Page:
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Local Scouts trek through New Mexico wilderness

Hiking through the New Mexico wilderness were Scouts from Troop 168, front from left, Jon Kreye, Konnor Merchak, Guide-Daniel, Tyler Werner and Nathan Gasmen; back, Alex McNamara, leaders Tim Werner, Jacquie Gasmen, Ken Merchak (Scoutmaster) and Dave Kreye. (Submitted photos to Hudson Star Observer)1 / 2
Led by Konnor Merchak, the Scouts take a quick break along one of the rock strewn paths cut into the side of the mountains. Tripping on rocks and roots was a common occurrence on the trails. Elevation changes could be as much as 2,000 feet a day. Submitted photo to Hudson Star Observer.2 / 2

A crew of Scouts and their leaders participated in a life changing summer trek through the Sangre de Cristo Mountains at Philmont Scout Ranch in Cimarron, New Mexico, late last summer. The group was part of Boy Scout Troop 168 sponsored by Hudson Rod and Gun Club.

The group hiked 50 miles over seven days. Philmont covers 214 square miles of vast wilderness with trails that climb from 6,500 feet to as high as 12,441 feet.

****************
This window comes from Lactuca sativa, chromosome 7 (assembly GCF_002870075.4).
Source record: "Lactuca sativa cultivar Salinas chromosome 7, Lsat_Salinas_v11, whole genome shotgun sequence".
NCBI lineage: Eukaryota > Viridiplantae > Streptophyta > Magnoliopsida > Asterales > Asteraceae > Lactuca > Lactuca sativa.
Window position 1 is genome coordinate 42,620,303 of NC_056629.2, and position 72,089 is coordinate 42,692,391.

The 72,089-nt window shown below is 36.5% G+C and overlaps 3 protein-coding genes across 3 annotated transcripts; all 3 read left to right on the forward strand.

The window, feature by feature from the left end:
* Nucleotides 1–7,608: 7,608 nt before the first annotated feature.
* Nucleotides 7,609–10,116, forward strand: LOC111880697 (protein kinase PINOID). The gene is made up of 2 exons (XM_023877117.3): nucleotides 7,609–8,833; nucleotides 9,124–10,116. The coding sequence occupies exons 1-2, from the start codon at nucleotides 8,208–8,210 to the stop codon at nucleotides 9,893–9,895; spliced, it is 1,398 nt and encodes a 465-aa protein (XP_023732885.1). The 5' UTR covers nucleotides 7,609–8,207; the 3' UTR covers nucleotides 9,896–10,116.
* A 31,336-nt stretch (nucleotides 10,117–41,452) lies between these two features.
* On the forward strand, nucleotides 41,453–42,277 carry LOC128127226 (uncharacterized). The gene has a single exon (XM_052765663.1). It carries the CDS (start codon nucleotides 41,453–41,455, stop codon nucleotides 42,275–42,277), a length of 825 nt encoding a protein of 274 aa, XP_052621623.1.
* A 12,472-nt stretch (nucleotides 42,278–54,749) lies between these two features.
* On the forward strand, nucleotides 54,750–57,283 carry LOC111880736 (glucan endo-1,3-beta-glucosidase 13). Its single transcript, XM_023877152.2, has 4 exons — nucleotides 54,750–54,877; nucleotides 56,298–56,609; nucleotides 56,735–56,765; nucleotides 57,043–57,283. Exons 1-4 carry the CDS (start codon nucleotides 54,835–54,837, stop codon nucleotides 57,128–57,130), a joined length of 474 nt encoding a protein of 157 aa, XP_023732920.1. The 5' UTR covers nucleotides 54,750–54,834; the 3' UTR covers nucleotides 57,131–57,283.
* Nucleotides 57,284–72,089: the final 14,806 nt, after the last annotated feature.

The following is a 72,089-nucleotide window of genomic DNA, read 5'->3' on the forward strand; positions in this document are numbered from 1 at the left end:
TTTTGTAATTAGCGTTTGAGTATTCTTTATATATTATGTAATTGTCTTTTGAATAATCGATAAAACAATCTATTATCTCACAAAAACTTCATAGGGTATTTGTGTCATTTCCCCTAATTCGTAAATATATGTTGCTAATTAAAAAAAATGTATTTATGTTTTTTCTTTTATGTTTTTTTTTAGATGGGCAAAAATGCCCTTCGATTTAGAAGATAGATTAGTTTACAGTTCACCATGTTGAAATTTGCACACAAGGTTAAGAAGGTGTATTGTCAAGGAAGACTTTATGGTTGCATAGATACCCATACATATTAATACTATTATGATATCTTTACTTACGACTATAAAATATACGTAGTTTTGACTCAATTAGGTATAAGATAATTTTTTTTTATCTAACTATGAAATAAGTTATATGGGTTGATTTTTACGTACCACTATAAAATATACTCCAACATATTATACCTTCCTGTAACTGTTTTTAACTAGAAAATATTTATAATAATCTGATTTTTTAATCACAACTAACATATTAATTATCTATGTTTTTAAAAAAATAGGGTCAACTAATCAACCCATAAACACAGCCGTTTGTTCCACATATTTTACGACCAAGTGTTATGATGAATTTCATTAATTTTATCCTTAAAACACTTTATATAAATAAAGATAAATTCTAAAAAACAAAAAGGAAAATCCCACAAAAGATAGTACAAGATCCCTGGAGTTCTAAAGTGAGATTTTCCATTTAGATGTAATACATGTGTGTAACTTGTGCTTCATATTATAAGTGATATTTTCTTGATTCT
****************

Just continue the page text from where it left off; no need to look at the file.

The group of Scouts and their leaders carried everything they needed for the week, including up to 55 pounds on their backs during during their trek. This included, tents, sleeping gear, food, cooking equipment, water and personal items. They participated in back country programs along the way including horseback riding, roping and rock climbing.

The Scouts visited rustic log hunting lodges, Mexican homesteads and also ate and walked in Kit Carson’s homestead and fort along the Sante Fe Trail. Along the trek Scouts endured tough challenges including backpacking in bear and mountain lion territory, steep climbs, sore feet and often inclement weather. They also enjoyed beautiful views from many mountain tops, watched lightning storms pass, spotted rainbows and camped along fast flowing rivers.

Philmont Scout Ranch is the Boy Scout of America’s premier high adventure camp and the largest youth camp in the world serving nearly one million participants since 1938. Almost all of the land had been donated by Waite Phillips, one of the original petroleum family members, who also donated over 50 percent of his income to Scouts and other organizations throughout his life.

See more photos in the March 13 print edition of the Hudson Star Observer.